G20 summit in Rome: a symbolic kick-off


Status: 10/30/2021 5:41 pm

The first day of the G20 summit in Rome was dominated by the corona crisis. One thing is clear: more people should be vaccinated. But how? The heads of state and government set an example with the group photo.

By Jörg Seisselberg, ARD-Studio Rome

The most experienced participant came as one of the last: An hour before the beginning of the summit, Angela Merkel landed in Rome – and shortly afterwards, during the traditional handshake with the host Mario Draghi in front of the conference center, she was greeted one last time. The Chancellor will appear at the G20 summit together with her likely successor, Olaf Scholz, who will officially be present in his role as Minister of Finance.

Jörg Seisselberg
ARD-Studio Rom

At the start of the summit, the heads of state and government committed, among other things, to the goal of massively increasing the vaccination rate in the Covid pandemic worldwide. In their final declaration it should be stipulated that they want to vaccinate at least 70 percent of the people in the world by the middle of next year.

Italy’s head of government and G20 host Draghi urged rich countries to take seriously the vaccination promise for everyone: “In countries with high incomes, more than 70 percent of the population have already received at least one vaccination. In poorer countries it is only around three percent. These differences are morally unacceptable and undermine global recovery. “

“We need a concrete timetable”

The non-governmental organizations say it is overdue to accelerate the global vaccination campaign. Friederike Röder, vice-president of the humanitarian aid organization Global Citizen, warns, however, that non-binding declarations of intent should not be left behind. “What we need on the one hand is a clear goal, which the whole world community agrees on with the G20 in the leadership role. But what we also need is a clear roadmap to get to these 70 percent.”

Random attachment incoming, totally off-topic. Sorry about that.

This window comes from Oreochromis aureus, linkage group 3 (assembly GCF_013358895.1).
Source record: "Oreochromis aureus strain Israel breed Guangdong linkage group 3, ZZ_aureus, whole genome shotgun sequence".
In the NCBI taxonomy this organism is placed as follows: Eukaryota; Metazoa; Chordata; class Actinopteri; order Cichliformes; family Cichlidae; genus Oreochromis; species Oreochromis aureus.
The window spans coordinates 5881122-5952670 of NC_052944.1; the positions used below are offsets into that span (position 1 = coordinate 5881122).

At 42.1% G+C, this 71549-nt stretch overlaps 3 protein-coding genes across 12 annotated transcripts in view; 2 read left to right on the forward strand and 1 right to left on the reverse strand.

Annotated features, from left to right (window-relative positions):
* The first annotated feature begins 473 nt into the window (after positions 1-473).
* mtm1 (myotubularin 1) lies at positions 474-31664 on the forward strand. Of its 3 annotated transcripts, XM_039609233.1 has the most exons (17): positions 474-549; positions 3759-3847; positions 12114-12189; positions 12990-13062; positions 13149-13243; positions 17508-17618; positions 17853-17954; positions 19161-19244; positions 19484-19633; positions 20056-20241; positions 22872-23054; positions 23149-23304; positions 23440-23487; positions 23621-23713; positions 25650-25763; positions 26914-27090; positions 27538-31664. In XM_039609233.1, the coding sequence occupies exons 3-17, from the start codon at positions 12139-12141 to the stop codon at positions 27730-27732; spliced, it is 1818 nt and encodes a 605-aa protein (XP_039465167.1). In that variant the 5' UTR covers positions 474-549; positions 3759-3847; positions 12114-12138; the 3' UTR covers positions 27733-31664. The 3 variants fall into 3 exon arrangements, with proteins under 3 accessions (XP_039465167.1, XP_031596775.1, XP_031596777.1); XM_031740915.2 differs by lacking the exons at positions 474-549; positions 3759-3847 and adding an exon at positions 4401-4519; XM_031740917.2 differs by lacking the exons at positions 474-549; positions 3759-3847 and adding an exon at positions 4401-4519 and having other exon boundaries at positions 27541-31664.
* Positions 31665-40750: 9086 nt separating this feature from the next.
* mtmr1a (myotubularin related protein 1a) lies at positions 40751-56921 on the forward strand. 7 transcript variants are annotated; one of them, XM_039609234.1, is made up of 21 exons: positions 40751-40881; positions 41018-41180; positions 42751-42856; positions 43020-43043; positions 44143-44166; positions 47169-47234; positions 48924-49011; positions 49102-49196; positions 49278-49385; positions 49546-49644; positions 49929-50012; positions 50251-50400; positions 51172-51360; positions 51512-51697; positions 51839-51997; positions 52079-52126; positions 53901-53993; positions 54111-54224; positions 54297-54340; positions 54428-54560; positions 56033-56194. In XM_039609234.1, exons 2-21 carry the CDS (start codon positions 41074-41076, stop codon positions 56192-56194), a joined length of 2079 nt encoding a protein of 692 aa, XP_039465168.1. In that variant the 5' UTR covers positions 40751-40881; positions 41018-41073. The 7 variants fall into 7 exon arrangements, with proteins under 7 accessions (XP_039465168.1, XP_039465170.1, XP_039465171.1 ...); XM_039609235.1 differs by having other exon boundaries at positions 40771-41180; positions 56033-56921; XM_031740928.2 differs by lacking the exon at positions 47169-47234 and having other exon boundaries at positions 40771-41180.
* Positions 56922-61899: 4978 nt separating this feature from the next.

China’s President Xi Jinping, who is not personally present in Rome, campaigned in his video stream speech, for example, to partially suspend patents for corona vaccine.

Anja Miller, ARD Rom, with impressions from the G20 summit

tagesschau24 4:00 p.m., 10/30/2021

Commitment to the global minimum tax

Global economy and global health were the main themes of the first day of the summit, on which the heads of state and government also committed themselves to the introduction of a global minimum tax. This decision marks a turning point, G20 chairman Draghi emphasized: “We have reached an historic agreement for a fairer and more effective international tax system.”

With the global minimum tax of 15 percent, large corporations such as Amazon, Google and Facebook are expected to pay more taxes worldwide in the future. There was “broad and transnational support” for this, according to participants. US President Joe Biden has also signaled his approval.

Vladimir Putin, who, like his Chinese counterpart, is not personally present in Rome, has already indicated that tomorrow’s discussion on climate protection is likely to be difficult. In his speech, Russia’s president made it clear via video that he is not prepared to discuss future energy supplies primarily with a view to climate protection. On the stability of the global energy markets, Putin emphasized: “Russia is proposing a fundamental discussion on this topic, in a pragmatic tone, based solely on economic thinking.”

A gesture of gratitude

On the sidelines of the G20 summit in Rome there were largely peaceful protests by climate activists and anti-globalizationists, with one road blocked. According to estimates by the police, almost 3,000 participants took part in a demonstration in the city center.

The summit day began with a special group photo. Host Draghi, together with the heads of state and government, asked doctors and paramedics to be included in the picture. As a gesture of thanks to the helpers during the Covid pandemic, which hit Italy particularly hard in the early months.

G20 wants global vaccination campaign – Draghi appeal to rich countries

Jörg Seisselberg, ARD Rome, 10/30/2021 4:56 p.m.


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